To put it simply, I enjoyed this novel tremendously. Miéville is a masterful storyteller and in The Iron Council he has created a stunning and distinct universe to which his readers are transported. Not overly verbose or reliant on flowery descriptions (though his expansive vocabulary may inspire you to keep a dictionary handy), Miéville paints a dark yet beautiful portrait of the city of New Crobuzon and its inhabitants that is both strange and familiar. Readers will conjure images of their own cities and histories and overlay this with bizarre imagined creatures, improbable architecture and other supernatural elements to create a visual patchwork that is Miéville’s world. Beyond the aesthetic quality of Miéville’s writing, the novel’s dialogue is succinct and emotive and, as a result, extremely real. This simplicity and authenticity comes as a relief when compared to what is found in most other speculative fiction books: tedious, grandiose and simply unconvincing dialogue.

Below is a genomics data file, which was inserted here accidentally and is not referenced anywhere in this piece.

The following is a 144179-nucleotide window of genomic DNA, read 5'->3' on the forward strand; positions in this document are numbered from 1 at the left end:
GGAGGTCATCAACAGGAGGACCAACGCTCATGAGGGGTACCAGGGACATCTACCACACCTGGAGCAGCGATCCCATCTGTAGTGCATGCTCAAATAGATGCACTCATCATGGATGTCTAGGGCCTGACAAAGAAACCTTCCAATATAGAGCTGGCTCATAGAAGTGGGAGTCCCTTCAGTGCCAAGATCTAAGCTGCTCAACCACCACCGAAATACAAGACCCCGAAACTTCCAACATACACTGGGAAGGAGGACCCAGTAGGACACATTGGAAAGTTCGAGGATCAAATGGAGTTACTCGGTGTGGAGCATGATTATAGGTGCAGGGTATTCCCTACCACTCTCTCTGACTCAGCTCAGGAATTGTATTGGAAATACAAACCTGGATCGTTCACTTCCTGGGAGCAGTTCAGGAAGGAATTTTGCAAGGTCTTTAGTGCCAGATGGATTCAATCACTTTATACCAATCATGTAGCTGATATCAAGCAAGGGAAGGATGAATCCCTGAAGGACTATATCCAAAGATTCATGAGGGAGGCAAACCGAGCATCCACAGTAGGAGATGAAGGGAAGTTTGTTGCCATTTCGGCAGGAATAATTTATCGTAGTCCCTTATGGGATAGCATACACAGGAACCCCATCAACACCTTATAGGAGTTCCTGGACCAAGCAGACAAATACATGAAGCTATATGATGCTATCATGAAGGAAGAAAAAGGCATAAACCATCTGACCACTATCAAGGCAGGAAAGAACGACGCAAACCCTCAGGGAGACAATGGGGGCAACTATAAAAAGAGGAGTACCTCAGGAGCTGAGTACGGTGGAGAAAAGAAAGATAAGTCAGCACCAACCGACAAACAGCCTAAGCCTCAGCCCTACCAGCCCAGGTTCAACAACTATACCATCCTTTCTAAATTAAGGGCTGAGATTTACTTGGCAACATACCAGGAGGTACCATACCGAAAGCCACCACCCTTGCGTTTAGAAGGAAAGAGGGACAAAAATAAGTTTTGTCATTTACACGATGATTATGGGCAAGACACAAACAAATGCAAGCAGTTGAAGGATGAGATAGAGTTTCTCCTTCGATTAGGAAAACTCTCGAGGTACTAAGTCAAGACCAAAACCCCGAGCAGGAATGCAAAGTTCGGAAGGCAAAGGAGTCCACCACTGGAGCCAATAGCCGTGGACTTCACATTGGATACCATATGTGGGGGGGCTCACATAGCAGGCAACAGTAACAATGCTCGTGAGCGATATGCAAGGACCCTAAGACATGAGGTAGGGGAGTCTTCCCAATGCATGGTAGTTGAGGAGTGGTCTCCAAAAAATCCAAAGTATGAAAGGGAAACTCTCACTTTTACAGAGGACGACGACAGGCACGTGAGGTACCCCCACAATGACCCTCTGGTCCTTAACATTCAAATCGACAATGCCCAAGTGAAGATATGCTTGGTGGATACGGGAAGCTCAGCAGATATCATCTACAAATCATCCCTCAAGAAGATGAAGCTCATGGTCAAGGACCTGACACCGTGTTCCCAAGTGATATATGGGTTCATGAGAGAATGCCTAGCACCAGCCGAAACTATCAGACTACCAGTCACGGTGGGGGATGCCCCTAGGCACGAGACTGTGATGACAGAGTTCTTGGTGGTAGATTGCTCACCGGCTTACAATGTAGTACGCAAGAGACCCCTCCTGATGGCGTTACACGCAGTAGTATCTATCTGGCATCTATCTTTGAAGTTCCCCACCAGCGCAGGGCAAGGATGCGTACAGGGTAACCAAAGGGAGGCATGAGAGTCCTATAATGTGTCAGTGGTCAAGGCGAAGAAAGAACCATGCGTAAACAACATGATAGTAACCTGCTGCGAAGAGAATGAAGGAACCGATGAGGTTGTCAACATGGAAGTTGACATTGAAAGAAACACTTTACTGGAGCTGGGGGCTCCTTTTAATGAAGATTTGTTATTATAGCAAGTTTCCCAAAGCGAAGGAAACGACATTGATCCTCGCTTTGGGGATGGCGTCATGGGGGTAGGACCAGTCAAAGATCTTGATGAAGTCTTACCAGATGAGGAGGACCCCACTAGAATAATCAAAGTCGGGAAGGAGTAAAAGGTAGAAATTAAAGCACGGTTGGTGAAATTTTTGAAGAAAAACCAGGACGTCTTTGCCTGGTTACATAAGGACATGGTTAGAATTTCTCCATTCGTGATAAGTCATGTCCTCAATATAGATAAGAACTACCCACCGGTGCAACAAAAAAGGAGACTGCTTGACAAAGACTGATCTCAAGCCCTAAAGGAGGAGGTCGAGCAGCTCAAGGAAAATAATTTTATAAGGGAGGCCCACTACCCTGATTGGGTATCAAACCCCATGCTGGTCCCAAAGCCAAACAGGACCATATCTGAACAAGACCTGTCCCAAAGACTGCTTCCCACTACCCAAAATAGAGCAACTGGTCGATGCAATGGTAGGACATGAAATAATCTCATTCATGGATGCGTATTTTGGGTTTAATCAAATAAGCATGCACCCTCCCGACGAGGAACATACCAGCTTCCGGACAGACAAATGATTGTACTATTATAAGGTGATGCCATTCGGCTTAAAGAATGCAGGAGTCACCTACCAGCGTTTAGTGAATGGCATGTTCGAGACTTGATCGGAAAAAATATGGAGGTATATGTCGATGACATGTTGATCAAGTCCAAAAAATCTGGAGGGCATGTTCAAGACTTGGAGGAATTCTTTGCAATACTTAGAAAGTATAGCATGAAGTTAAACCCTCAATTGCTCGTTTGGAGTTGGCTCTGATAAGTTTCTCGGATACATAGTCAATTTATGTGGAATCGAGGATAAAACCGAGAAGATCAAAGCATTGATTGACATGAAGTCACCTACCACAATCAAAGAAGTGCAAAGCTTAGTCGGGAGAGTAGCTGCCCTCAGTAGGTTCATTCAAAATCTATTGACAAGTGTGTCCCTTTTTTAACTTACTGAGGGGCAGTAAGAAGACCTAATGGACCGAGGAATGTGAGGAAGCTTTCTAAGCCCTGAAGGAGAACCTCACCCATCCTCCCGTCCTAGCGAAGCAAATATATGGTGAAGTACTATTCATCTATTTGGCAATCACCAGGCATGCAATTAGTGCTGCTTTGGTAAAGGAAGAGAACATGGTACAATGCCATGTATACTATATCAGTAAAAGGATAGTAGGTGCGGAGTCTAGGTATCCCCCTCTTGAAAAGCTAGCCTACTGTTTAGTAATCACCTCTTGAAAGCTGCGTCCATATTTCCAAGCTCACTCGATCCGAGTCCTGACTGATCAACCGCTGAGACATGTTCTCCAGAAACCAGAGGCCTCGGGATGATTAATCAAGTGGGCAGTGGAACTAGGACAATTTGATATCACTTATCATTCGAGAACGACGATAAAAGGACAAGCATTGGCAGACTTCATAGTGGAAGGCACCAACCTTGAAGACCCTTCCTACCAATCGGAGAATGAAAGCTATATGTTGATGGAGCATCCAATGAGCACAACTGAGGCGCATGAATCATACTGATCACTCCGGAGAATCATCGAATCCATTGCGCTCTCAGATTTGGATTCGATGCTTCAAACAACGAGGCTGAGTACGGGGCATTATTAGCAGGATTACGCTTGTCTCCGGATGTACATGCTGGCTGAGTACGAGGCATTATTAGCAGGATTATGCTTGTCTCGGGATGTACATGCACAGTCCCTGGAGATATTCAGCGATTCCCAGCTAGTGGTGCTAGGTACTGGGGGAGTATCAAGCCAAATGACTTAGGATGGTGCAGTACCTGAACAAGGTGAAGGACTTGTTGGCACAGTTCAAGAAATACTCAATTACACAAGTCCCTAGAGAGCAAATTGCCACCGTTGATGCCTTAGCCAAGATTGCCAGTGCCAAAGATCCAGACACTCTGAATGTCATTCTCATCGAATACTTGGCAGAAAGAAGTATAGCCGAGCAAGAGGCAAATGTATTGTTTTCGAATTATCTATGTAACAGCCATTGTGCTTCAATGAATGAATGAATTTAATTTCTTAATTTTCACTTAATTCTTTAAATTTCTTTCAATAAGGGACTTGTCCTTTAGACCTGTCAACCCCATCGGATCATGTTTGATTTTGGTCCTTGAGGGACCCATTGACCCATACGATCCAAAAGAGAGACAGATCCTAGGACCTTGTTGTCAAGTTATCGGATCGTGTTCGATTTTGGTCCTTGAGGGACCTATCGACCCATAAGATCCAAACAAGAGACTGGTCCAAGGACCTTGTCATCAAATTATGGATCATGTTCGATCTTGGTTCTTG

The general tone of the book, like the dialogue, is defined by its gritty realism. Let me make this clear, The Iron Council is not a children’s book. Scenes depicting gratuitous violence, offensive language and polygamous sex are commonplace. The ubiquity of this grimness is not, however, overwhelming. It is simply the reality of life as the oppressed, of life in the slums, of life as society’s forgotten. Miéville adeptly harnesses the bleakness that is the protagonists’ existence and is able to create a number emotionally rousing, unforgettable scenes of both despair and of joy. This rare ability to effectively channel and produce a diversity of emotions in his readers makes Miéville a truly outstanding author and has made him one of my personal favorite young talents.